Legalising Euthanasia will have deadly effects: Expert

Legalising Euthanasia will have deadly effects: Expert


And Sir Bill English says New Zealand should not risk such a law

Venkat Raman

New Zealand will be wrong to choose Euthanasia since its long-term effects would be deadly, says an international expert.

Dr Leonie Herx, Head of Palliative Medicine at Queen’s University, Canada said that while death is a natural process, it should not be induced through medical or any other assistance.

“New Zealanders are currently debating whether ‘End of Life Choice Bill’ should be implemented, in effect legalising euthanasia. Experience in Canada and other countries has shown that Palliative Medicine is more effective. Palliative care seeks to identify and alleviate suffering across the trajectory of a life-threatening illness, including care at the end of life, and supports living well while dying,” she told Indian Newslink.

Dr Herx was in New Zealand to participate in a series of meetings and debates, bringing to the people her expertise and the experience of Canada on this issue.

The Proposed Legislation

The New Zealand Parliament is currently considering the ‘End of Life Choice Bill’ of ACT Party Leader David Seymour. Having passed its First Reading and the public consultation stage, the Justice Select Committee of Parliament was considering it on Tuesday, April 9, 2019.

This Bill gives people with a terminal illness or a grievous and irremediable medical condition the option of requesting assisted dying.

It allows people who so choose, and are eligible under this Bill, to end their lives in peace and dignity, surrounded by loved ones.

The Bill defines those eligible for assisted dying, details a comprehensive set of provisions to ensure this is a free choice, made without coercion, and outlines a stringent series of steps to ensure the person is mentally capable of understanding the nature and consequences of assisted dying.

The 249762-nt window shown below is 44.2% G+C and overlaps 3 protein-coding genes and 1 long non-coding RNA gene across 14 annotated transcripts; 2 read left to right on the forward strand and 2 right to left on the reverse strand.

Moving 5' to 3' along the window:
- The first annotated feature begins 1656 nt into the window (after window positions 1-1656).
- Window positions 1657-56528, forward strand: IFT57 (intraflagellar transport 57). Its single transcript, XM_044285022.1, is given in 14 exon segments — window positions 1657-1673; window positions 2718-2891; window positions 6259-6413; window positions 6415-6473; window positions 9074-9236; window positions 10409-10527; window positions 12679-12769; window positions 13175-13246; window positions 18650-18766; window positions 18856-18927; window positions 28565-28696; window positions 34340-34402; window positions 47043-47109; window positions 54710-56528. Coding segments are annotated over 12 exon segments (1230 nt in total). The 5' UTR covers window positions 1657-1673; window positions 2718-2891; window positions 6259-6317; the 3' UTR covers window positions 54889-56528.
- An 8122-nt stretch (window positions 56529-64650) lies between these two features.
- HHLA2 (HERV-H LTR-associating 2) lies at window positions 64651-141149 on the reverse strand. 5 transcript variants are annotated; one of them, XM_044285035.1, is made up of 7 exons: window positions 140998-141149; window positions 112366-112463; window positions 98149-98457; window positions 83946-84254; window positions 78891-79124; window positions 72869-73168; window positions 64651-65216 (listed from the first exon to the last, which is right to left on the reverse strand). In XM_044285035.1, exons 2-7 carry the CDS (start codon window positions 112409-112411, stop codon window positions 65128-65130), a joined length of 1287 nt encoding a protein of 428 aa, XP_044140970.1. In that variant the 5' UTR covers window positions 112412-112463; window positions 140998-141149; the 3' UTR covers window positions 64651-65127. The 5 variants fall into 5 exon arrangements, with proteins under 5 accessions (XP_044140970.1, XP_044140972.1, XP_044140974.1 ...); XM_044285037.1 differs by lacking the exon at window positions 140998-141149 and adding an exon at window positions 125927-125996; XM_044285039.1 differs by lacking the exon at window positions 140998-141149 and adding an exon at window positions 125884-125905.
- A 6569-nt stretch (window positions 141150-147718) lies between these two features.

Earlier proposals

The New Zealand Parliament has debated earlier similar legislative proposals.

In 1995, the ‘Death with Dignity Bill’ of Michael Lewis was defeated 61/29 at First Reading.

It was defeated again in 2003 (60/58) when Peter Brown moved the House with his version.

Since then, evidence and developments have established that there are serious problems with the current state of the law in New Zealand that will be ongoing without a legislative solution.

The Canadian experience

In 2016, the Canadian Parliament passed ‘Bill C-14,’ amending the country’s Criminal Code and legalised physician-administered euthanasia and physician-assisted suicide. The legislation excludes minors, people with mental illness, long-term disability and any curable condition. It also excludes foreigners and those not covered by Canadian insurance.

Dr Herx said that there have been 8000 cases of medically-assisted deaths since 2016, with 4200 such deaths recorded in 2018, up from 2700 in 2017.

Gene in the bottle

Mr English said that Mr Seymour’s proposal will ‘let the gene out of the bottle’ and create a wide range of unmanageable legal issues.

“Killing someone is a crime. We have seen that safeguards have not worked in countries which have made euthanasia legal. Young people with suicidal tendencies could not be saved because of the law; they could take their lives without their parents even knowing about it. Once released, it would be very difficult to put the gene back into the bottle,” Mr English said.

Care Alliance Report

A Care Alliance Report released on Friday (March 30) (end-of-life-choice-bill-has-few-takers-says-report) said that more than 90% of record number of submissions oppose End of Life Choice Bill.

Seymour does not agree

Mr Seymour disagreed, saying that a Chart taken from the Young Study shows the vast difference between support running consistently at around 70%, opposition at 20%, and undecideds at around 10% in 17 polls taken since 2002.

“These polls were taken by reputable firms such as Colmar Brunton and Reid Research, which most recently found 75% and 71% support, respectively. The Care Alliance have done a lot of work, but appear to have misconceived the purpose of Select Committee submissions as a form of de facto referendum when the real purpose is to provide evidence to parliament to improve legislation,” he said.

The above is an edited version. For full text, please visit


  1. Bill English with Dr Leonie Herx in Auckland on April 1, 2019 (INL Picture)
  2. ACT Leader David Seymour (Photo Supplied)

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